One of the best nutritional benefits of beets is their high fiber content compared to the total carbohydrates. Even though these root vegetables taste sweet, this fiber helps to stabilize the effect of the carbohydrate for long-lasting energy and promotes gut health.

Fresh Raw Diced Beets

When are Beets in Season?

Because beets have a long growing season and are so hardy, you can enjoy these many months of the year.

In cooler climates baby beets start to appear in mid-June. Their growing season lasts late into the fall and can be harvested around the time of the first frost.

After harvest beetroots can be stored for months even afterwards. They’re a great vegetable to store in a cool, dark place to enjoy during the winter.

How to Store Beets

To store beets, first trim the beet greens. Store the greens wrapped in a damp cloth in the crisper drawer of the refrigerator up to several days. These are delicate and won’t last much past that.

The beetroot can be stored dry in a crisper drawer or in a cool, dark place (like a cellar) for up to several months. Avoid moisture to prevent mold from growing on the beets!

Best Ways to Eat Beets

Beetroots are incredibly versatile:

  • Grate beets and add them raw to a salad
  • Cut them into cubes and roast them, with or without other root vegetables, to bring out their sweet flavor.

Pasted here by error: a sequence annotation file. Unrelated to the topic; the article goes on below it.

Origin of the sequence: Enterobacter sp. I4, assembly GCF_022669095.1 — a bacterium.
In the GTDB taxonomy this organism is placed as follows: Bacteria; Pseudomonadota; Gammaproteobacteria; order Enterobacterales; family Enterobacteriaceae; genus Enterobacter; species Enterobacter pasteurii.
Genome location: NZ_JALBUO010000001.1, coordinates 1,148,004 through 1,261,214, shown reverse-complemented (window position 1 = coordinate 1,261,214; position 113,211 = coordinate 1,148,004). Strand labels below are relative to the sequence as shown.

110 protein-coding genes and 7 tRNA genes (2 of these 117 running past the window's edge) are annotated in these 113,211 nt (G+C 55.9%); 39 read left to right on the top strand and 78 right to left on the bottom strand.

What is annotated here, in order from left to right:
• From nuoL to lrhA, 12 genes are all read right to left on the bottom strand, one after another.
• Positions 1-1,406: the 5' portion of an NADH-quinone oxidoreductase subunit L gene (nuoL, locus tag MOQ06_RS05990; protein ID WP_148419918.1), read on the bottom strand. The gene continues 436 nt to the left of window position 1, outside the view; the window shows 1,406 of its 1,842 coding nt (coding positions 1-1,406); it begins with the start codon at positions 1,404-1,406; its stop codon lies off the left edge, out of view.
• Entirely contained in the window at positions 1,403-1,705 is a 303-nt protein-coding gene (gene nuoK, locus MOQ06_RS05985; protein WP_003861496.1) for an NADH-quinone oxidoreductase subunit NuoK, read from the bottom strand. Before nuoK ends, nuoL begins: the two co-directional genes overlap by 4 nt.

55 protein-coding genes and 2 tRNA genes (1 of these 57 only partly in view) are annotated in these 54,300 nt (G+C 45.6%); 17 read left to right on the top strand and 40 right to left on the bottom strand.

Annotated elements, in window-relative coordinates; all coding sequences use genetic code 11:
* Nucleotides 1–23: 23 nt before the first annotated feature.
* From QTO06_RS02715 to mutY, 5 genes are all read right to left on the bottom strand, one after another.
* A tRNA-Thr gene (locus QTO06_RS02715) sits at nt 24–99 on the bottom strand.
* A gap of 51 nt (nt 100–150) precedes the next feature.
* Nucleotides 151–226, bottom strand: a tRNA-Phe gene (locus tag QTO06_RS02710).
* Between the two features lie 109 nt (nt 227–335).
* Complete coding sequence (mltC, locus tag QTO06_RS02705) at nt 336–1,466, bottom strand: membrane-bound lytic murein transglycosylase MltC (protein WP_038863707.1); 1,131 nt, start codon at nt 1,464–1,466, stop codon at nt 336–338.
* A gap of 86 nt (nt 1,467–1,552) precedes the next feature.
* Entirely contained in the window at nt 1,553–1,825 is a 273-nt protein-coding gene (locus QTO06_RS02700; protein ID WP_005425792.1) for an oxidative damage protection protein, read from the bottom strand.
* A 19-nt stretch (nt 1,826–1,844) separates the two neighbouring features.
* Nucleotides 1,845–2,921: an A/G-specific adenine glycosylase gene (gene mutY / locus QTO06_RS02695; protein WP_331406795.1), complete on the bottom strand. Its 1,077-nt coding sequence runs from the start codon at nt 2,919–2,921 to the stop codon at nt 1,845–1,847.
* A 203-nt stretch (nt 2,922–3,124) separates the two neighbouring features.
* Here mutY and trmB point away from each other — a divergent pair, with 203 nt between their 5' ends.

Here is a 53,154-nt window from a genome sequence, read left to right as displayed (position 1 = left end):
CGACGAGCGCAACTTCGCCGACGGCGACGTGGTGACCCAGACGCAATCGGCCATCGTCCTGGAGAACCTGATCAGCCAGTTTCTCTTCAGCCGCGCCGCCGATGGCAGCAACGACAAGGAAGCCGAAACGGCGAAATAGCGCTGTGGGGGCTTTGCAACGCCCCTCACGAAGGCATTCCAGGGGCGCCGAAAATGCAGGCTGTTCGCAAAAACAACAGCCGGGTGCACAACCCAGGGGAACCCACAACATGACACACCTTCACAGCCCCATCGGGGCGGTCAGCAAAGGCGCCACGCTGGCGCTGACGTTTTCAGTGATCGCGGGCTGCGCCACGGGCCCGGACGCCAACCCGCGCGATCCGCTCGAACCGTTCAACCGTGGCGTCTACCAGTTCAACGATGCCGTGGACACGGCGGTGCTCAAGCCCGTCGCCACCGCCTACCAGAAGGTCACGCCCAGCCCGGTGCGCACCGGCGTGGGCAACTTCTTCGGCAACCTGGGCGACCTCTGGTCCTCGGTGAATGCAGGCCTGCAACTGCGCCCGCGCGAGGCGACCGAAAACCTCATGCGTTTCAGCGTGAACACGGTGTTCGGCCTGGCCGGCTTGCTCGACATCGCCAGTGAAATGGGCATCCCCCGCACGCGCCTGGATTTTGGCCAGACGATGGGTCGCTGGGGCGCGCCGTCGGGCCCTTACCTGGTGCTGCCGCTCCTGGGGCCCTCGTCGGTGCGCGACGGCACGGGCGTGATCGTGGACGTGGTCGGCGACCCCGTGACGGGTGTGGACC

• Slice and boil the beet and enjoy it warm with a shake of salt, pepper, and a bit of butter.
  • Cool cooked beets and add them to salads or marinate in Balsamic vinegar for a perfect side dish to bring to a summer barbecue.

The leaves of the beetroot are also good to eat! The texture of greens is similar to spinach. Chop up the leaves and use them in place of spinach as sauteed greens, in casseroles, or even raw in smoothies or salads.

Roasted Beets

Best Beet Recipes

One of my favorite ways to enjoy vegetables is simply to roast them. Also try this Red, White, and Blue Cheese Salad for a different twist. I love this salad especially in springtime once fresh greens are emerging again!

For more beet recipes and other ways to use your seasonal produce, start a free 2-week trial of the Peas & Hoppy Meal Guide membership. Every week members get 10 fresh meal ideas for breakfast, lunch, dinner, and snacks – all planned around what produce is in season.

Add or delete recipes from your Peas & Hoppy Meal Guide to make it your own every week. All customizations automatically update the made-for-you grocery list. Save time, money, and stress – and enjoy having dinner planned for you!

Do you have other favorite ways to enjoy beets? Share your best beet tips in the comments below!

Happy beet eating,
Dietitian Ann from Peas and Hoppiness

Best Vegetables in Every Season

Snow on the ground? No problem! Download this free Seasonal Vegetable Guide to know which veggies are best for each season of the year.

Fresh Meal Ideas are Just a Click Away

Our customizable meal planning service will get you out of those food ruts to start enjoying dinnertime again!

Start your free trial to gain immediate access to your Meal Guide PLUS over 800 dietitian-approved recipes!

“The Meal Guides have helped by simplifying planning, portion control, and trying new foods. I enjoy cooking more.”

-Pat Harry, member of the Peas & Hoppy Meal Guides

Scroll to Top